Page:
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In a Phase 1 dose-escalation/expansion trial of 44 evaluable patients, ARRY-614 demonstrated activity
as a single agent in patients with low or intermediate-1 risk MDS under the International Prognostic
Scoring System (IPSS) and for whom treatments with approved therapies have failed, including
hypomethylating agents and Revlimid. There was a 38% response rate for hematologic improvement in
patients receiving the highest dose of 1200 mg daily (n=16). At this dose, ARRY-614 demonstrated
multilineage hematologic improvement in 67% of the responders, improving more than one cytopenia
(neutropenia, thrombocytopenia and/or anemia).
Hematologic improvement with ARRY-614 was durable (five-month median response duration), with
multiple patients remaining on therapy for over twelve months. Clinically significant hematologic toxicity
was minimal. Observed changes in pharmacodynamic markers included p38-dependent normalization of
plasma erythropoietin, as well as decreases in phospho-p38 and disease-related apoptosis in the bone
Development Status: During fiscal 2012, we initiated a second dose-escalation Phase 1 trial using an
optimized formulation in patients with MDS. During the next fiscal year, we plan to meet with the FDA to
discuss the development plan to support registration, finish the ongoing Phase 1 trial and, given
continued positive results, initiate a potential registration study in patients with MDS.
ARRY-797 -- p38 Program for Pain
p38 regulates production of the pro-inflammatory cytokines TNF and IL-1, both mediators of
inflammation, and PGE2, a significant mediator of pain. ARRY-797 is a novel, oral, selective p38 inhibitor
with a mechanism of action unique from that of currently approved pain medications. Compared to other
p38 inhibitors, ARRY-797 has distinct properties: it is highly selective, has exceptional potency in whole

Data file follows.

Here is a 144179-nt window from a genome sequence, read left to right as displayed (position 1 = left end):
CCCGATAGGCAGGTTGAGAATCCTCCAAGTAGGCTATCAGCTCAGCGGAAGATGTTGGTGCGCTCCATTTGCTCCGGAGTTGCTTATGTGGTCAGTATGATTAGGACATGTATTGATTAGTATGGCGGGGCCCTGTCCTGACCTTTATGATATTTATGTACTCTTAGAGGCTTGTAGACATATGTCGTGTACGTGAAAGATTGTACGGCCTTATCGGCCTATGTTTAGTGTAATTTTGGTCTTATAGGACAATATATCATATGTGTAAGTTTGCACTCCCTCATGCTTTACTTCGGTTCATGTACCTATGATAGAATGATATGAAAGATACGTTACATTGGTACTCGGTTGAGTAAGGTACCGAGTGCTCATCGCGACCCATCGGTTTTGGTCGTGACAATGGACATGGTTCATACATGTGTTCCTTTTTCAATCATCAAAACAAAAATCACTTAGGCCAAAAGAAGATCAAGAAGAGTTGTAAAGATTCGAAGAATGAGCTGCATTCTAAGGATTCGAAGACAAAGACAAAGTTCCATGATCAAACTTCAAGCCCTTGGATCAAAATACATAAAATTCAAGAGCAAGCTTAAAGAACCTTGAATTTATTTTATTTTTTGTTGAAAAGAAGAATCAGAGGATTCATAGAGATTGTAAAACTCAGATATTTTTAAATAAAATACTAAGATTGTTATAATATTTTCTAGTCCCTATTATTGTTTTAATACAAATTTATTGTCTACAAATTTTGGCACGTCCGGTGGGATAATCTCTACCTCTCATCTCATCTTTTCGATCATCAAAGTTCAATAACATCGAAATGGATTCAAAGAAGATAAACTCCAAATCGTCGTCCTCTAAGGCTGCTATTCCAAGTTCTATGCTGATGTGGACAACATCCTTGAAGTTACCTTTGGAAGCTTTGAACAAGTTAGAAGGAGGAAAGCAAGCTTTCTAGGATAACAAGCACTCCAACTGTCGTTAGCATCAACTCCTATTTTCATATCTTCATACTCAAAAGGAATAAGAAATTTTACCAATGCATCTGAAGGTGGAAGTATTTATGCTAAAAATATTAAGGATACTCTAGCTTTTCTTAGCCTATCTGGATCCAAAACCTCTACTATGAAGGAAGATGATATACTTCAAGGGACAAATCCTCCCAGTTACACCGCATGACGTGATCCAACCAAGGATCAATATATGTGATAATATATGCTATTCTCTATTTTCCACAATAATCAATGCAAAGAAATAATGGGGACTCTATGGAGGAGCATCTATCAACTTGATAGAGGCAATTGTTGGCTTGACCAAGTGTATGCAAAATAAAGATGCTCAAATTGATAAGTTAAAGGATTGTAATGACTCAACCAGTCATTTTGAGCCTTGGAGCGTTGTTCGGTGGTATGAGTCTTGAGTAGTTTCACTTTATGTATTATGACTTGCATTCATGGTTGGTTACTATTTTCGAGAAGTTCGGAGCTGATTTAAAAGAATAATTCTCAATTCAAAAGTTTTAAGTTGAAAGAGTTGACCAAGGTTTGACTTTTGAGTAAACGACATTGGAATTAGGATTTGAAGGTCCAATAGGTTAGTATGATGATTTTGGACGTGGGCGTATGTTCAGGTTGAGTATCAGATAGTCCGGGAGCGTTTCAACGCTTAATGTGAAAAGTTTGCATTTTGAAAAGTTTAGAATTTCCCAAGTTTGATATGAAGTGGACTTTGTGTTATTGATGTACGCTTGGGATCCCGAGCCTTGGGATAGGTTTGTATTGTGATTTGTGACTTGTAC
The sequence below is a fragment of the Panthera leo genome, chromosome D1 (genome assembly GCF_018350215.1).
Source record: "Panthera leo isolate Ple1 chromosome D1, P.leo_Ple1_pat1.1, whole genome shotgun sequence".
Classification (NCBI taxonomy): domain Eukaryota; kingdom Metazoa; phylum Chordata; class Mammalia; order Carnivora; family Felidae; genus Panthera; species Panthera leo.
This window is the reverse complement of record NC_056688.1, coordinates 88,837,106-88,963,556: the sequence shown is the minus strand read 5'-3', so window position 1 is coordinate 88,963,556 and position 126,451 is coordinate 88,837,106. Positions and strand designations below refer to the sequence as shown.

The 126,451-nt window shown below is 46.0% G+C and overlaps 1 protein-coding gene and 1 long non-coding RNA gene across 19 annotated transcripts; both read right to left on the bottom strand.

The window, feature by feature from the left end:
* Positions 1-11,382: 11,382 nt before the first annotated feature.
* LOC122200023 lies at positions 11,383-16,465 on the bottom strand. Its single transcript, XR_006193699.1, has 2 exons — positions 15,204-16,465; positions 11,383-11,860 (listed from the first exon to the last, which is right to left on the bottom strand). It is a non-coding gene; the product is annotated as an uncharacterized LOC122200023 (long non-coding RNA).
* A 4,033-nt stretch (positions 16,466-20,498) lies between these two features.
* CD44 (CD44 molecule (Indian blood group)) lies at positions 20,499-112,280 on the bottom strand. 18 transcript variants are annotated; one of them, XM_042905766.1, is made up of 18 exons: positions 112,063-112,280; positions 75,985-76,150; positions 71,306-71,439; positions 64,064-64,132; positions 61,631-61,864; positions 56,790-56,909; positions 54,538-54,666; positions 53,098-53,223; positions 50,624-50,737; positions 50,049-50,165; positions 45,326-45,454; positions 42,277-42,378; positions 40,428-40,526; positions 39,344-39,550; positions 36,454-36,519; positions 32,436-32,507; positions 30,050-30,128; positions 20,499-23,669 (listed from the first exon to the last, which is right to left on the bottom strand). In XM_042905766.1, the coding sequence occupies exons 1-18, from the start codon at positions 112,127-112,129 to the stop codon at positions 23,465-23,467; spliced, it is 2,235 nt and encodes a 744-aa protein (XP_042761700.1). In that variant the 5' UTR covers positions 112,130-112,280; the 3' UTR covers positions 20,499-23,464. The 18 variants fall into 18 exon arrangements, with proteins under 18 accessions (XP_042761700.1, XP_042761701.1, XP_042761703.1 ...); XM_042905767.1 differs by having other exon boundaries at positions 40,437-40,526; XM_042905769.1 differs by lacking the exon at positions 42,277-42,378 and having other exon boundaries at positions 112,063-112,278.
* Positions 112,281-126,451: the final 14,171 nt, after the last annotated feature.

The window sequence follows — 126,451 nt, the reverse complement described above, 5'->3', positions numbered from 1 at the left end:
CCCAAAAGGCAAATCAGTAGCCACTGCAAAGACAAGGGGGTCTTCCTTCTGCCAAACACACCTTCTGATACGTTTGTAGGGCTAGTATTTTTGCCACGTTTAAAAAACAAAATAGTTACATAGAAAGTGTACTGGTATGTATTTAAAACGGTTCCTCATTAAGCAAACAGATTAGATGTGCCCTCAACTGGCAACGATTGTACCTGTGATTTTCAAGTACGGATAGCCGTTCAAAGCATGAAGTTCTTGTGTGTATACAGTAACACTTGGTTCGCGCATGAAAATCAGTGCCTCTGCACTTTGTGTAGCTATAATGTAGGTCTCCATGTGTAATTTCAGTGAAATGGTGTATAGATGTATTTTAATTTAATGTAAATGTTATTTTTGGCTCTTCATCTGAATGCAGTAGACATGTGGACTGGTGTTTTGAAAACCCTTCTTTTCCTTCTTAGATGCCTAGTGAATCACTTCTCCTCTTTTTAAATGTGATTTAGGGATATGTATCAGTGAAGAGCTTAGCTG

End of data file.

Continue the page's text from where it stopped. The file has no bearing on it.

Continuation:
blood samples, has a differentiated pharmacokinetic profile and is highly water soluble.
In two Phase 2 acute dental pain studies, ARRY-797 achieved statistically significant analgesic effects. In
the course of clinical development to date, over 450 subjects/patients have received at least one dose of
ARRY-797. In these mostly short-duration studies, ARRY-797 was generally well-tolerated with common
adverse events including dizziness, headache, diarrhea and nausea, mostly mild in severity and with no
clear relation to dose or duration of exposure. Post-hoc analyses of a 28-day rheumatoid arthritis study
and a 12-week ankylosing spondylitis study of ARRY-797 in a small number of patients conducted in
2009 suggested pain relief with ARRY-797.
In July 2012, Array announced that ARRY-797, a non-opioid, met its primary endpoint in a randomized,
placebo-controlled and active-controlled (oxycodone ER) Phase 2 clinical trial in 157 osteoarthritis
patients suffering from moderate to severe knee pain despite the use of non-steroidal anti-inflammatory
drugs (NSAIDs). Patients in all treatment groups continued using NSAIDs throughout the trial. Treatment
with ARRY-797 resulted in a statistically significant reduction in pain over a 28-day period compared to
placebo, as measured using the Western Ontario and McMaster Universities Arthritis Index (WOMAC )
pain subscale (a 0 - 10 numerical pain rating scale). Patients receiving ARRY-797 experienced a mean
reduction in the WOMAC pain subscale score at day 28 vs. baseline that was 0.8 greater than those
receiving placebo (2.4 vs. 1.6; one-sided p = 0.0247). Oxycodone ER was used as the active control for
the trial and achieved improvement of 0.28 versus placebo due to a higher discontinuation rate.
ARRY-797 also showed improvement relative to placebo or oxycodone ER in additional measures
including, WOMAC physical function, WOMAC stiffness and the Patient's Treatment Satisfaction
Measure. The discontinuation rate due to adverse events was higher in patients treated with oxycodone
ER (34%) than for either the ARRY-797 (6%) or placebo (8%) treatment groups. In patients completing
the trial, the reduction in WOMAC pain observed for ARRY-797 was comparable to that seen with